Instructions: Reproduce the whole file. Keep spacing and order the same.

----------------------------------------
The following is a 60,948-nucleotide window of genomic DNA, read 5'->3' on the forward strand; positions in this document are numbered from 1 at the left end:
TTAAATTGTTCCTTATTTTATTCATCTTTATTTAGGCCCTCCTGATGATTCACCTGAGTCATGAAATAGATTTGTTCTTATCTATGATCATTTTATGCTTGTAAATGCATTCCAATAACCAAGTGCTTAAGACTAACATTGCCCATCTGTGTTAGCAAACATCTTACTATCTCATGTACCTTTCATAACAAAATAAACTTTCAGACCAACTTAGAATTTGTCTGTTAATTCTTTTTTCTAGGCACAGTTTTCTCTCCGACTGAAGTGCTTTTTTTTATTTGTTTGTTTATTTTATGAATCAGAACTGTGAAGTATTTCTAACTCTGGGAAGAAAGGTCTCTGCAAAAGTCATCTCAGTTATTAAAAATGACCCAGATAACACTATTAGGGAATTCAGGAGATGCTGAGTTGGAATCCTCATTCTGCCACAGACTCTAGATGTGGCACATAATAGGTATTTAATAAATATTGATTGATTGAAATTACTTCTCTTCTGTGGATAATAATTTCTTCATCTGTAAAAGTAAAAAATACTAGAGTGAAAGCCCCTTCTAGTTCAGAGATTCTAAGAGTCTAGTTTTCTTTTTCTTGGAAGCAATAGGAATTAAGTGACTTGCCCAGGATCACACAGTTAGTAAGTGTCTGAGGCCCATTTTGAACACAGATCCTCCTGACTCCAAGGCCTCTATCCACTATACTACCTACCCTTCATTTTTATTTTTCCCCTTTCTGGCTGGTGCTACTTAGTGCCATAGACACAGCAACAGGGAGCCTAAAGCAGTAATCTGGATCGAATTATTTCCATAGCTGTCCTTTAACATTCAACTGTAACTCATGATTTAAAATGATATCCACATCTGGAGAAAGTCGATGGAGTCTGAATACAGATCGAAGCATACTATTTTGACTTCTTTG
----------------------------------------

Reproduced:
The following is a 60,948-nucleotide window of genomic DNA, read 5'->3' on the forward strand; positions in this document are numbered from 1 at the left end:
TTAAATTGTTCCTTATTTTATTCATCTTTATTTAGGCCCTCCTGATGATTCACCTGAGTCATGAAATAGATTTGTTCTTATCTATGATCATTTTATGCTTGTAAATGCATTCCAATAACCAAGTGCTTAAGACTAACATTGCCCATCTGTGTTAGCAAACATCTTACTATCTCATGTACCTTTCATAACAAAATAAACTTTCAGACCAACTTAGAATTTGTCTGTTAATTCTTTTTTCTAGGCACAGTTTTCTCTCCGACTGAAGTGCTTTTTTTTATTTGTTTGTTTATTTTATGAATCAGAACTGTGAAGTATTTCTAACTCTGGGAAGAAAGGTCTCTGCAAAAGTCATCTCAGTTATTAAAAATGACCCAGATAACACTATTAGGGAATTCAGGAGATGCTGAGTTGGAATCCTCATTCTGCCACAGACTCTAGATGTGGCACATAATAGGTATTTAATAAATATTGATTGATTGAAATTACTTCTCTTCTGTGGATAATAATTTCTTCATCTGTAAAAGTAAAAAATACTAGAGTGAAAGCCCCTTCTAGTTCAGAGATTCTAAGAGTCTAGTTTTCTTTTTCTTGGAAGCAATAGGAATTAAGTGACTTGCCCAGGATCACACAGTTAGTAAGTGTCTGAGGCCCATTTTGAACACAGATCCTCCTGACTCCAAGGCCTCTATCCACTATACTACCTACCCTTCATTTTTATTTTTCCCCTTTCTGGCTGGTGCTACTTAGTGCCATAGACACAGCAACAGGGAGCCTAAAGCAGTAATCTGGATCGAATTATTTCCATAGCTGTCCTTTAACATTCAACTGTAACTCATGATTTAAAATGATATCCACATCTGGAGAAAGTCGATGGAGTCTGAATACAGATCGAAGCATACTATTTTGACTTCTTTG